2

Normally permissions of folders like /bin & /usr/bin ... are -rwxr-xr-x (755) - executable and readable by anyone. So my idea here is to change permissions to -rwxr-x--- (750) - not anymore executable and readable by others.

I want to limit executing commands inside my system (server).

(I was thinking about scenario where disabled functions of PHP are somehow bypassed and the door for executing commands are now open for malicouse user or attacker (on shared hosting), how can i stop him from executing system commands? (Offcourse premissions on other folders are set to limit his activity!))

Any ideas?

  • 2
    For starters, it doesn't do anything against someone who gains root privileges - and means that you'd have to use root privileges to do some fairly common things, increasing the chances of that account getting compromised. You might want to investigate the use of Mandatory Access Controls (e.g SELinux) to provide a finer grained control. – Matthew Dec 15 '16 at 14:59
  • You would end up adding all local users to the appropriate group, and there would be no (o)ther to be denied... Given your PHP example, the more correct defense would be a chroot jail. – gowenfawr Dec 15 '16 at 15:27
2

Sabotaging the normal usability of your system probably does not increase your system's security.

Of course, root, and thus, much of the system "maintenance" and startup mechanism will still be able to work normally, but you'll run into problems very quickly – what if your webserver writes logs and uses some external command to rotate them? That'll lead to hard-to-predict bugs, potential insecurities …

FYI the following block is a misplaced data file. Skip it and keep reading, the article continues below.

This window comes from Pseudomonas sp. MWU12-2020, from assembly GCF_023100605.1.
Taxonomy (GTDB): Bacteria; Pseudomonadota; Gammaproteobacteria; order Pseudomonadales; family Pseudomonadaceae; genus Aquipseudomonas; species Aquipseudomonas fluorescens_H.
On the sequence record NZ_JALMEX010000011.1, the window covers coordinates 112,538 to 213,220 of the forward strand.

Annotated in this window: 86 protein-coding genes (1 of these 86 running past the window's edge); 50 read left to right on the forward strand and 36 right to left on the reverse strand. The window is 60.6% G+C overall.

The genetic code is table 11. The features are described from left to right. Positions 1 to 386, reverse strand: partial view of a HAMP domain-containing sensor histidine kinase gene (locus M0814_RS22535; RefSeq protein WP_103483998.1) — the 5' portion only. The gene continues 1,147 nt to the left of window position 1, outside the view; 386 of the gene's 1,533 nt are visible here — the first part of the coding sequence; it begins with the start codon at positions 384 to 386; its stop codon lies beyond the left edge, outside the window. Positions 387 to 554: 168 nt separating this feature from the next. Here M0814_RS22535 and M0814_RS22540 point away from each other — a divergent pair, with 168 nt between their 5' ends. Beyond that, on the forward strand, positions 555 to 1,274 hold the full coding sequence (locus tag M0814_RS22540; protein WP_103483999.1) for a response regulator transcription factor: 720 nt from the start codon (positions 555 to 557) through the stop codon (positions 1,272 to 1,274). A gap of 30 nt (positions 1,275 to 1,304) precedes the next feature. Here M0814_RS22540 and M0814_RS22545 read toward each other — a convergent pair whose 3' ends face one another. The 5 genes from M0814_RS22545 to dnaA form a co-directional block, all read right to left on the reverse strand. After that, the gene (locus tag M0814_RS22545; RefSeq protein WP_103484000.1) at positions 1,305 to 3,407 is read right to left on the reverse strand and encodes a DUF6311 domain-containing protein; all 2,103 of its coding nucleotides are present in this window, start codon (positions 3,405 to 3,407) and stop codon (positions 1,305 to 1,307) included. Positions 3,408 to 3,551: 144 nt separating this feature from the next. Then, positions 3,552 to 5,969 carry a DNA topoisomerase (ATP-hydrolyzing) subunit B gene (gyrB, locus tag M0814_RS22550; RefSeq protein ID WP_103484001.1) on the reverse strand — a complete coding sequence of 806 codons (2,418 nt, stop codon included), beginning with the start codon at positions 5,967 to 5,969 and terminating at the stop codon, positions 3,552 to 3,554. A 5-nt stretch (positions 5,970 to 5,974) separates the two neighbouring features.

Even if that was not the case, an attacker that is able to escape their environment (e.g. the PHP interpreter) by executing files from /bin/ will usually also have the privileges to simply write the binaries they need into some other writable directory, mark them as executable and execute them (or they'll just load them as shared objects – or a lot of other things. Basically, the moment an attacker can exec anything, you've given them access at the level that the process is running at, nothing helps there anymore).

0

Changes are your php interpreter is in /usr/bin, so your web processes need to be in the group that has access to /usr/bin anyway.

Your Answer

By clicking “Post Your Answer”, you agree to our terms of service, privacy policy and cookie policy

Not the answer you're looking for? Browse other questions tagged or ask your own question.